The following Vox video details how the invention of a “Chinatown style”, that can be found in cities around the world, can be traced back to an earthquake in San Francisco in 1906 and the subsequent re-imaging/invention of a new style and culture.
Today, after making home-made kimchi, my partner and I decided to listen to this podcast on Sinica about the history of the chile pepper in China. In the episode Kaiser Kuo talks with historian Brian R. Dott about his latest book “The Chili Pepper in China: A Cultural Biography.” A summary from the book’s web page:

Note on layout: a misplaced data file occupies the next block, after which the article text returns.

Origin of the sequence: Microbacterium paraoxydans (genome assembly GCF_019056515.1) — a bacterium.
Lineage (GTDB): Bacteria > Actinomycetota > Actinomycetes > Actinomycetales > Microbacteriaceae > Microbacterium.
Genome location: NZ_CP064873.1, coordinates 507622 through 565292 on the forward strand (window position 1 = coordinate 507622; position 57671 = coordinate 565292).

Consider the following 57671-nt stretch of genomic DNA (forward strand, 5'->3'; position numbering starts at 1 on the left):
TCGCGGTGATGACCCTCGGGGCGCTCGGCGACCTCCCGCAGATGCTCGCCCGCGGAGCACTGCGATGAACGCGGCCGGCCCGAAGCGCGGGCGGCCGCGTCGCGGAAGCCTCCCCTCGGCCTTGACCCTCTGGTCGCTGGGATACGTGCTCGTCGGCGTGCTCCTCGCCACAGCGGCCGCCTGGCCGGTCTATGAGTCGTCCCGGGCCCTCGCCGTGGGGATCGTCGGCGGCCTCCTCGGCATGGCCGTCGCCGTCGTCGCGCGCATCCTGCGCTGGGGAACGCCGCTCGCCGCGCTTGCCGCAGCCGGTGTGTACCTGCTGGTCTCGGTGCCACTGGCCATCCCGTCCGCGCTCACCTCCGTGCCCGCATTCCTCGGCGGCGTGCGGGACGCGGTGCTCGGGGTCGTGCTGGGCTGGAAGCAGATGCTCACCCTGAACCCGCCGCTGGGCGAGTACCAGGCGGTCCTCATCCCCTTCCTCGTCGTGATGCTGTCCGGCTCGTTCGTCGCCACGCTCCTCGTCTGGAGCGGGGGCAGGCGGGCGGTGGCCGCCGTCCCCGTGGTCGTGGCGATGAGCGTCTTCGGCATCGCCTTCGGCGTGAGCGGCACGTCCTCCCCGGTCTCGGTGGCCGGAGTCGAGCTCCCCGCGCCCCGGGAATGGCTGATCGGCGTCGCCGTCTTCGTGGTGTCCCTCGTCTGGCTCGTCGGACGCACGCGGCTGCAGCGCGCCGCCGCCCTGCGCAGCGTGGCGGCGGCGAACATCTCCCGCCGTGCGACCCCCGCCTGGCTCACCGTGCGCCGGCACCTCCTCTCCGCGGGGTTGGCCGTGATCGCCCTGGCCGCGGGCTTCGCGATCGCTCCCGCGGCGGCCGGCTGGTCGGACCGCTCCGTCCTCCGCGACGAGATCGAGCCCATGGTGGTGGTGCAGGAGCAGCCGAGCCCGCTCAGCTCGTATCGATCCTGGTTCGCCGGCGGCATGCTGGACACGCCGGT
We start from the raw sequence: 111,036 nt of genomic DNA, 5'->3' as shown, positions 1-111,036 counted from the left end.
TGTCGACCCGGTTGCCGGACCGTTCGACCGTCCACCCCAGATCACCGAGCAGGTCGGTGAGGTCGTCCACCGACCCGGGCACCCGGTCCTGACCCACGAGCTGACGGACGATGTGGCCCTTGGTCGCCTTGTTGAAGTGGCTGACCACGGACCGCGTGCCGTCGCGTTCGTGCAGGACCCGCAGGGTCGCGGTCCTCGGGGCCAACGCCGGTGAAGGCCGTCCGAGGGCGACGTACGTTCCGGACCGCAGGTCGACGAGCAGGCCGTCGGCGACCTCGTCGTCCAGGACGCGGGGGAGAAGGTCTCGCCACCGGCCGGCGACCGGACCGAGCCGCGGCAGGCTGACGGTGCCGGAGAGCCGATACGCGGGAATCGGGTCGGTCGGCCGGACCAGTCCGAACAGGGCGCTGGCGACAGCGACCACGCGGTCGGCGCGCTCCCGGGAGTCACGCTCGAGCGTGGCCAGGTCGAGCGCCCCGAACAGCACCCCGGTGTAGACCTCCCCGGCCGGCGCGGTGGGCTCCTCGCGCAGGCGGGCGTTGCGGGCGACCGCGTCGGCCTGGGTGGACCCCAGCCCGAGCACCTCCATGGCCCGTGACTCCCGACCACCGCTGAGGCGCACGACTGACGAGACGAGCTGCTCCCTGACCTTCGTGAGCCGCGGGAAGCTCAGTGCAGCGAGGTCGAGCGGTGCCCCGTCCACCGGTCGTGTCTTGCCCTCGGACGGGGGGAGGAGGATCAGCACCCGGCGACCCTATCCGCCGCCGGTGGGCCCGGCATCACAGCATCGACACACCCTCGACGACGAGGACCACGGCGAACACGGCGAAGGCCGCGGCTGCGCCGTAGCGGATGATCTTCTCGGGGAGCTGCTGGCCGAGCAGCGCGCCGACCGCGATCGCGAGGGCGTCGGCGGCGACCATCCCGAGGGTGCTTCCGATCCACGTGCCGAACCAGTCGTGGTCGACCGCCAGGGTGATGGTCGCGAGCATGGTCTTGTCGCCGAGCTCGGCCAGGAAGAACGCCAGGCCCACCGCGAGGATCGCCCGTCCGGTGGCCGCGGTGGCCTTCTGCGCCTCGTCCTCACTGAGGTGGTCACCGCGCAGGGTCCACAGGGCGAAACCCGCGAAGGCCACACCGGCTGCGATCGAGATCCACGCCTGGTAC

Brian R. Dott explores how the nonnative chile went from obscurity to ubiquity in China, influencing not just cuisine but also medicine, language, and cultural identity. He details how its versatility became essential to a variety of regional cuisines and swayed both elite and popular medical and healing practices. Dott tracks the cultural meaning of the chile across a wide swath of literary texts and artworks, revealing how the spread of chiles fundamentally altered the meaning of the term spicy. He emphasizes the intersection between food and gender, tracing the chile as a symbol for both male virility and female passion. Integrating food studies, the history of medicine, and Chinese cultural history, The Chile Pepper in China sheds new light on the piquant cultural impact of a potent plant and raises broader questions regarding notions of authenticity in cuisine.